No one believes they will be the one to leave their child in a hot car, but every year the parents of more than 30 children are wrong. These tragedies can happen to the best, most loving parents, which is why it’s important for all moms, dads and caregivers to learn about the dangers of heat stroke and develop safety routines to prevent such a tragedy from happening. This is especially true in Texas, where more children than in any other state die due to heat stroke from being left in hot cars.
The Danger of Heat
Your car acts like a greenhouse, with the sun heating everything that is inside the car, making the air hotter. Thus, your car’s interior temperature will rise and become significantly hotter than the outside temperature. Even though we all know that our car feels hotter after it’s been sitting in the sun all day, there are several myths and surprising facts about how quickly your car can heat up.
MYTH: Parking in the shade will keep my car cool.
After just 10 minutes your car’s interior temperature can rise by 20 degrees. Parking in the shade has shown to have little effect on this increase.
MYTH: Cooler, overcast days will keep my car at a good temperature.
Heat stroke has occurred when the outside temperature was just 57 degrees. It doesn’t matter if it’s cloudy or cool, the heat in the car will quickly push a child’s core body temperature to dangerous levels.
MYTH: My child will be fine for five minutes.
A child’s body temperature will rise three to five times more quickly than an adult’s. Children also cannot regulate body temperature as effectively as adults, making them more susceptible to heat stroke.
How Accidents Happen
The three main causes of child deaths in cars are forgetting a child in the car, a child gaining access to a car and intentionally being left in the car. No parent thinks they would forget about their child but it’s only human to get distracted, forget to lock the doors or be in a haze.
Some common behaviors that can lead to forgetting that your child is in the car:
1. Routine becoming hectic.
A change in everyday routine can make a person feel more scattered and lead to forgetfulness.
2. Going into autopilot.
If you do the same thing over and over again your brain will switch into “autopilot mode,” meaning it will kind of shut down. If you’re used to driving the same route to work every day, you can sometimes arrive at your destination and not even remember how you got there. This mental haze can lead to forgetting when your child is in the car.
3. Getting distracted.
Distractions are unpredictable and unavoidable. Distractions can be anything from nearly getting in a fender bender on your way to work, getting a call while driving or getting sucked into a riveting podcast. Distractions can disrupt your plan and lead to forgetting that your quiet child in the back seat.
4. Being tired.
All parents know what it’s like to be overly tired. Like going into autopilot, being mentally exhausted can make you forget just about anything, no matter how important.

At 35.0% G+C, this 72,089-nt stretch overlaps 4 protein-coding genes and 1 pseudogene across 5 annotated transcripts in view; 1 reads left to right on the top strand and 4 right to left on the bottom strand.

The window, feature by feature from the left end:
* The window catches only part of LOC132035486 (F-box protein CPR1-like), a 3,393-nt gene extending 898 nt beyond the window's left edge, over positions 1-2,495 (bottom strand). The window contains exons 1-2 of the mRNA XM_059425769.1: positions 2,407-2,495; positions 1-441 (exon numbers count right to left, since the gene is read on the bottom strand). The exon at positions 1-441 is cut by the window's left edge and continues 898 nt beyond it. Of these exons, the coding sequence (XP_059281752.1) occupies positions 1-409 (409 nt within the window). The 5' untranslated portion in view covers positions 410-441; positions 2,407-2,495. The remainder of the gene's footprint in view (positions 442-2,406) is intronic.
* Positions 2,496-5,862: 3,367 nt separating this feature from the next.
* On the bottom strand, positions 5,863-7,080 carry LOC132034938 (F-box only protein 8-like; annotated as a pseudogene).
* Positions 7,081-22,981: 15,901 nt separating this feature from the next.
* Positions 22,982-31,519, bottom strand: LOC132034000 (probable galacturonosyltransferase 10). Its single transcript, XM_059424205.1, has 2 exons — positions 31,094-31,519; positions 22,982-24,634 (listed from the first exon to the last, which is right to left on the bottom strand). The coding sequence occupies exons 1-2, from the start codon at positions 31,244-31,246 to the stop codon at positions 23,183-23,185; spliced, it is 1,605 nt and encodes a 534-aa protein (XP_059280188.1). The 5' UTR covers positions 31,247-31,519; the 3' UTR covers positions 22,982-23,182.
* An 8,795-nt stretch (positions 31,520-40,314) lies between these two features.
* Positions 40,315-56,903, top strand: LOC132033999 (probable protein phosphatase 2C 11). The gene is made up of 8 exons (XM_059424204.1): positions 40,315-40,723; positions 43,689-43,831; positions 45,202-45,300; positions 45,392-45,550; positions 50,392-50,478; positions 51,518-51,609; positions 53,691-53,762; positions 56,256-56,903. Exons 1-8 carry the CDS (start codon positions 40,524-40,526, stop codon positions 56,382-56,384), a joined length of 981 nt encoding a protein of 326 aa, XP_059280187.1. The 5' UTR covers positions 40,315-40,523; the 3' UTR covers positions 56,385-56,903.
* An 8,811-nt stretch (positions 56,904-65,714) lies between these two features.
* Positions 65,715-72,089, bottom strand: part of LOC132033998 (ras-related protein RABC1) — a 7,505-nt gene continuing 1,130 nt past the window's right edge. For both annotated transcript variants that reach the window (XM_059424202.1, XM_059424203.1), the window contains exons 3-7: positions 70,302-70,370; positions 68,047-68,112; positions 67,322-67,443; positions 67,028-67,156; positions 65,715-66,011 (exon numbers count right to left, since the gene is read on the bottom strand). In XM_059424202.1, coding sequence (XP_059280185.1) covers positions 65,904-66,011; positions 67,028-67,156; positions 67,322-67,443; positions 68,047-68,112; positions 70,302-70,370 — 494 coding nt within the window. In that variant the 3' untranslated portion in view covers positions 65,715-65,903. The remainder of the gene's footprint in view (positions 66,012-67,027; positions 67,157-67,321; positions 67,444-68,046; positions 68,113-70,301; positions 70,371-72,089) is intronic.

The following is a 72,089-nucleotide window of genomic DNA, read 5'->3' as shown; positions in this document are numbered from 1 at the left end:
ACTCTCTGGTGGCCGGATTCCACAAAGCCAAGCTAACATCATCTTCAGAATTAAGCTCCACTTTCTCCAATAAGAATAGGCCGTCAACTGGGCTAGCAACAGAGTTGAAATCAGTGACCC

It can seem impossible to imagine someone forgetting their child. However, getting distracted, switching up a routine or going into autopilot can happen to anyone. It’s normal for those things to happen and it’s only human to make mistakes, but that’s why it’s so crucial to develop good habits that will keep your child safe. Incorporate the tips below into your routine to help stay focused on your child’s safety.
Tips for making a safe car routine:
• When you put a child in your car, put something essential in the backseat. This will force you to check back there before getting out of the car. Choose items like an employee badge, your purse/briefcase, cellphone or even your left shoe.
• Make it a routine to open your back door every time you park. Do this even when you don’t have children in the car.
• Ask your babysitter or daycare to call you if your child has not arrived as scheduled.
• Set a unique alarm that goes off when you’re expected to arrive at your destination. Or set a specific reminder that tells you to drop off your child.
• Avoid distractions by never answering the phone while driving.
• Say where you are going out loud. Do this throughout the trip.
• Put a stuffed animal or some noticeable object in the car seat when you take your child out. When you put them in the car, move the object to the front seat as a visual cue that you have your child with you.
• If there is a change in who is driving the child, always communicate when the child has arrived at the destination.
• Talk to your child throughout the trip.
• Even if you know where you are going, set an audible GPS to the day care or babysitter’s house.
• Always lock the doors when you get out of the car and never have the keys accessible to children.
ª Remind children that the car is not a play area.
Ask neighbors to keep their cars locked.
• If a child is missing, check cars and the trunks of your vehicle and those around.
• If you see a child in a car, call 911. Send someone to find the driver and assist the child. You may be covered by “Good Samaritan Laws” if you have to break the window of a car to help a child.